Best Ohio Pregnancy Discrimination Attorney Answer: Can my job make me lift heavy items when I’m pregnant? Does my employer have to accommodate my pregnancy related restrictions? Can I be forced to take unpaid leave because I got pregnant? Can I be fired for getting pregnant? How do I find the best gender discrimination lawyer in Ohio?
The United States Supreme Court is one of the most powerful legal entities in the country. The Court receives nearly 10,000 petition requests per year, however only 75 to 80 cases are selected for oral arguments. Although lawyers are not known for having great math skills, by our calculations, less than one percent of the cases appealed to the Supreme Court end up being heard by the justices. So when a case regarding pregnancy discrimination is selected to be heard by the Court, it’s kind of a big deal to attorneys in our line of work. Recently, the Supreme Court decided to hear the case Young v. UPS.
The plaintiff in that pregnancy case, Peggy Young, was employed at UPS as a part time driver. As a driver, Peggy’s job description required her to be able to manipulate packages weighing up to 70 pounds, and team lift packages weighing up to 150 pounds. Back in July 2006, Peggy took a leave of absence to complete a third attempt to become pregnant using in vitro fertilization. Peggy’s procedure was a success and she notified her employer that her doctor recommended that she not lift anything over 20 pounds. Young extended her leave at some point in 2006, but when she attempted to return to work, UPS told Peggy that she was unable to do so because of her lifting restrictions.
Peggy used Family Medical Leave Act (“FMLA”) leave until sometime in November 2006, but eventually that leave ran out, and Peggy was off work with no pay and no insurance when she delivered her child in April 2007. Although Young was able to return to work sometime after her delivery, she still brought a charge with the Equal Employment Opportunity Commission (“EEOC”) in July 2007 alleging she had been discriminated against due to her pregnancy. Peggy’s main allegations rested on the fact that UPS allowed employees who were injured on the job or who suffered from a disability as defined by the Americans with Disabilities Act (“ADA”) to be accommodated with light duty, but denied that same accommodation to individuals who required the accommodation due to pregnancy. The EEOC had jurisdiction over the charge for over a year until September 2008, when the commission issued Young a letter giving her the right to file a lawsuit.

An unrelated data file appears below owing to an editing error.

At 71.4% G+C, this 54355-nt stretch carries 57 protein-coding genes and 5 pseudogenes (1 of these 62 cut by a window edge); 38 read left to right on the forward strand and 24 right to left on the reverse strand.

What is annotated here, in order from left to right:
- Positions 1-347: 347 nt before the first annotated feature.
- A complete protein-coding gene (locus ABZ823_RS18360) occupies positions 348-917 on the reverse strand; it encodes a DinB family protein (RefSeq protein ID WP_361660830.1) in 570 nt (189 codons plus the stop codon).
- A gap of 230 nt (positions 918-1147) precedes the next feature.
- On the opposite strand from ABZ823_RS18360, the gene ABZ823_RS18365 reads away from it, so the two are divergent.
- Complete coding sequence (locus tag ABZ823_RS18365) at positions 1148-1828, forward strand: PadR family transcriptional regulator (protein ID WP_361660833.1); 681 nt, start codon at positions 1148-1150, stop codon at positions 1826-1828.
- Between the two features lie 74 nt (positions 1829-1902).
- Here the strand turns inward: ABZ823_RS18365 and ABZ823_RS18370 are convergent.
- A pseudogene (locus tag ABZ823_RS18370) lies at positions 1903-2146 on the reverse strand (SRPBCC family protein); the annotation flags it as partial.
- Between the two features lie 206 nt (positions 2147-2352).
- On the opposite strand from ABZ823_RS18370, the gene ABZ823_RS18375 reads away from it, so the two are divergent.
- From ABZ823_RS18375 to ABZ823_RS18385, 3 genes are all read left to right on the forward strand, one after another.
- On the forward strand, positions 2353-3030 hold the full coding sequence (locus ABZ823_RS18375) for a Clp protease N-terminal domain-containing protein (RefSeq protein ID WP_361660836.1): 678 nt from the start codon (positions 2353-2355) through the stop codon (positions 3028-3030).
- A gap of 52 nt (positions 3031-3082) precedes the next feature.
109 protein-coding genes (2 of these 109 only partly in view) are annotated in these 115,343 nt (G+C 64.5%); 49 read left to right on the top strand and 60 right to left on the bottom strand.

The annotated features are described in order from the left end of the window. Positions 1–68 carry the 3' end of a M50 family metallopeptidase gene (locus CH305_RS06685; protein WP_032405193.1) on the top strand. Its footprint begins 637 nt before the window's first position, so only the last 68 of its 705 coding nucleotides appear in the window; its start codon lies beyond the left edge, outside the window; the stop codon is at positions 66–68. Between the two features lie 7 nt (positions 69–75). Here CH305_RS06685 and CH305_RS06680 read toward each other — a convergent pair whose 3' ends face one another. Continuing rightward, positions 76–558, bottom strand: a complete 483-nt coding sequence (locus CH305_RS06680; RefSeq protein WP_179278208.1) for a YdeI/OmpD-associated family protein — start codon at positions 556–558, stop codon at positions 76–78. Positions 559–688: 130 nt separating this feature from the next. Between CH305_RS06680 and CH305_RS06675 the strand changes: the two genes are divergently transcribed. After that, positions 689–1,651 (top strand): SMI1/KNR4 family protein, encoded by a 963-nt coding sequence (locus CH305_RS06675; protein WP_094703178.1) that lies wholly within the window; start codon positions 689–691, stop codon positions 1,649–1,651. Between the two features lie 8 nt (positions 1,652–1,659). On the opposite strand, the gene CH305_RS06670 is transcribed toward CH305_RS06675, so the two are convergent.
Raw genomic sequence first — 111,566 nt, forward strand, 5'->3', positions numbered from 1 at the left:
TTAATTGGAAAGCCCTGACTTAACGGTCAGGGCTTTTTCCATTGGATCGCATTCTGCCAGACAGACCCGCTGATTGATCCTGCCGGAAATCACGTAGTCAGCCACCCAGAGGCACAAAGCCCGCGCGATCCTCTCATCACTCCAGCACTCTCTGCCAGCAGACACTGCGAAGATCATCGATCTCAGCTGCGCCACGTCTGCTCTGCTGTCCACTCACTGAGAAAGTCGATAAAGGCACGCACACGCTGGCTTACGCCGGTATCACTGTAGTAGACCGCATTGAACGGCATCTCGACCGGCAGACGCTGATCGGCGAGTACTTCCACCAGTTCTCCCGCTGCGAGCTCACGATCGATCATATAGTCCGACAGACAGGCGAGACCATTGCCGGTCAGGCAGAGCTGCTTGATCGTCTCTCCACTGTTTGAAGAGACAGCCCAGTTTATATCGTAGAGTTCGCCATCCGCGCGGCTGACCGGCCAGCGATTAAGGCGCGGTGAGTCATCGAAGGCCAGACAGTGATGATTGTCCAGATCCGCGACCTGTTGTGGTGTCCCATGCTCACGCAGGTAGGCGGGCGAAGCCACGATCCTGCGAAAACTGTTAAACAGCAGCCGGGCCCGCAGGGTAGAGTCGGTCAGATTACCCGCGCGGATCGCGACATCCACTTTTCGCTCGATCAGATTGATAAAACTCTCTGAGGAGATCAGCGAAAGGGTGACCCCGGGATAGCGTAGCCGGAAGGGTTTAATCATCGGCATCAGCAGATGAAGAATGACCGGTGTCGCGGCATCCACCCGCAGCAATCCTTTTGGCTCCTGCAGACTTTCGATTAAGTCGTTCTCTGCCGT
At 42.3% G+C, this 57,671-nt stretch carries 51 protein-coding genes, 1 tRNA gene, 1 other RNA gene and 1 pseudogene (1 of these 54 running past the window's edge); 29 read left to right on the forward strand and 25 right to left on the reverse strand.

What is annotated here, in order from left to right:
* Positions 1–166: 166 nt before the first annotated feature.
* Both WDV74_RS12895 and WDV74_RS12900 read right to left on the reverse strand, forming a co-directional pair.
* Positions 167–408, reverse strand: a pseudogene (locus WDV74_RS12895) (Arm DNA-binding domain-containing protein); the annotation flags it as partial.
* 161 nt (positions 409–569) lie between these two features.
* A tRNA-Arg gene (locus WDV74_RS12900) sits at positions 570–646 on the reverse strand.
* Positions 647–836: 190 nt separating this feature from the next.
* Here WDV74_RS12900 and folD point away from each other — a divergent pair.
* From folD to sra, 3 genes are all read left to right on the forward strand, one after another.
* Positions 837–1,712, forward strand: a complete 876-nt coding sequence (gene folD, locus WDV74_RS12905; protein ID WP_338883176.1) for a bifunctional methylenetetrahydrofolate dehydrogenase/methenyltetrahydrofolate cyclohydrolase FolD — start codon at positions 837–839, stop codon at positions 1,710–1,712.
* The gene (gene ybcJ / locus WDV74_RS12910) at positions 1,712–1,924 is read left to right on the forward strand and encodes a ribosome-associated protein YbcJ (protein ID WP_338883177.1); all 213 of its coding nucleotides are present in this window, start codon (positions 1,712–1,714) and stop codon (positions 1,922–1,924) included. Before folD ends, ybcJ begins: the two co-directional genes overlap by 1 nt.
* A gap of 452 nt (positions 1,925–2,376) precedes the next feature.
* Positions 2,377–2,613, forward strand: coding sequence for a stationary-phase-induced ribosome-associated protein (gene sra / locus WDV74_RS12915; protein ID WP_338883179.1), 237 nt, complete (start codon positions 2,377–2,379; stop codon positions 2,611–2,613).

Peggy’s claims were eventually brought under federal laws, namely, Title VII of the Civil Rights Act of 1964 as amended by the Pregnancy Discrimination Act. These laws are meant to protect employees from discrimination because of pregnancy. But UPS claims that their policy was neutral and pregnancy-blind. Both the trial court and United States Court of Appeals for the Fourth Circuit agreed with UPS, and the Court of Appeals held in relevant part:
Young contends that the UPS policy that does not provide light duty work to pregnant workers but does for certain other employees constitutes direct evidence of discrimination. It is certainly true that an explicit policy excluding pregnant workers would violate antidiscrimination law. See 29 C.F.R. § 1604.10(a) (“A written or unwritten employment policy or practice which excludes from employment applicants or employees because of pregnancy, childbirth or related medical conditions is in prima facie violation of title VII.”). But no such policy exists here. By limiting accommodations to those employees injured on the job, disabled as defined under the ADA, and stripped of their DOT certification, UPS has crafted a pregnancy-blind policy, and Young does not contend otherwise. Such a policy is at least facially a “neutral and legitimate business practice,” and not evidence of UPS’s discriminatory animus toward pregnant workers. Merritt v. Old Dominion Freight Line, Inc., 601 F.3d 289, 297 (4th Cir. 2010). …